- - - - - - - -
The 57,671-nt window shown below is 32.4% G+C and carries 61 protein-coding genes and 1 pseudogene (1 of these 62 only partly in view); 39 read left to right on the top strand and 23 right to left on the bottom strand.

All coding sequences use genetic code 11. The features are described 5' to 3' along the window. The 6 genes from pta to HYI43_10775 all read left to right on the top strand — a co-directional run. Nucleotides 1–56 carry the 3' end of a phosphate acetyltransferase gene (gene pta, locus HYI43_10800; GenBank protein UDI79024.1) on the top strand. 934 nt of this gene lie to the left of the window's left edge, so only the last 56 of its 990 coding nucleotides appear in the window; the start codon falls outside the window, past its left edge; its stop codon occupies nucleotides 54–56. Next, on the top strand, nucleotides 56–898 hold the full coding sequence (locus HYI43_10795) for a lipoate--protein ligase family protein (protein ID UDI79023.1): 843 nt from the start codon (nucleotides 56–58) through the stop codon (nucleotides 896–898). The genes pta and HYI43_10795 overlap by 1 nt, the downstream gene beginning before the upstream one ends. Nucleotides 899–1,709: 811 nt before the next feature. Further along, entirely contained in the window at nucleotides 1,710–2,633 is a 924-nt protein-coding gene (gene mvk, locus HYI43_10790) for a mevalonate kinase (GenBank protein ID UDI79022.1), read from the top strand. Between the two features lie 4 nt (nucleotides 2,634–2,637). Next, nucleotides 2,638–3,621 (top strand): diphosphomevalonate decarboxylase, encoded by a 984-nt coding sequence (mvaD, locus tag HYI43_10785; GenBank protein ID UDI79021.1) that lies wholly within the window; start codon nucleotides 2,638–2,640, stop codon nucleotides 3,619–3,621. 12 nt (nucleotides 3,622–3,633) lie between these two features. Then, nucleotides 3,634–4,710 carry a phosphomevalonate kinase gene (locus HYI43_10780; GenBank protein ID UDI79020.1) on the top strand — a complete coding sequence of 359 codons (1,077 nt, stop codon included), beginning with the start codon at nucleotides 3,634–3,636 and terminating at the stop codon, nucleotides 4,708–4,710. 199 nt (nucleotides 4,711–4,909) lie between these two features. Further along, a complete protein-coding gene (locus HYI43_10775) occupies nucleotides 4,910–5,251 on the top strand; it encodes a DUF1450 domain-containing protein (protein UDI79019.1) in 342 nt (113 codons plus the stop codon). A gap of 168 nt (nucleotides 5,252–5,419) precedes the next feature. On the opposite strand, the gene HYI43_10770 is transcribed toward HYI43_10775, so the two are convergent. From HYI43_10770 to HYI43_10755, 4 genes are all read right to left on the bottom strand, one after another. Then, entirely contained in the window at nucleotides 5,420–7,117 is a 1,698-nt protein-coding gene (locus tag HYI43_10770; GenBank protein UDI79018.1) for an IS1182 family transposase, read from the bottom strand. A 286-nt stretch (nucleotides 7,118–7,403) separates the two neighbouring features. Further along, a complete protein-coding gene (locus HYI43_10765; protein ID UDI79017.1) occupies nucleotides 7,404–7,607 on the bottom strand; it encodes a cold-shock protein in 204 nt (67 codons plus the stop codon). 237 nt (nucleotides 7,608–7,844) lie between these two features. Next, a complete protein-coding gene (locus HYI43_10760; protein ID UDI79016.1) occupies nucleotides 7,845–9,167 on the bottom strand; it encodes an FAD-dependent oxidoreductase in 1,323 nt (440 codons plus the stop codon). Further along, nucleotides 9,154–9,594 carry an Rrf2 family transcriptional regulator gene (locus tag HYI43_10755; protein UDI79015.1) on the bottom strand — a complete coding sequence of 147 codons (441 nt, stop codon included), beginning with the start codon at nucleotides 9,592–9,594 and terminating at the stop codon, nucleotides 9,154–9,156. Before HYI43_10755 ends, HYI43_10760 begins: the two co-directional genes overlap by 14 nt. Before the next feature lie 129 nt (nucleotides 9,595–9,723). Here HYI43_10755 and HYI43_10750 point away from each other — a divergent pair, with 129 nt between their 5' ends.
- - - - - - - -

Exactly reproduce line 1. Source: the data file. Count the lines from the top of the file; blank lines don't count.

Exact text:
The 57,671-nt window shown below is 32.4% G+C and carries 61 protein-coding genes and 1 pseudogene (1 of these 62 only partly in view); 39 read left to right on the top strand and 23 right to left on the bottom strand.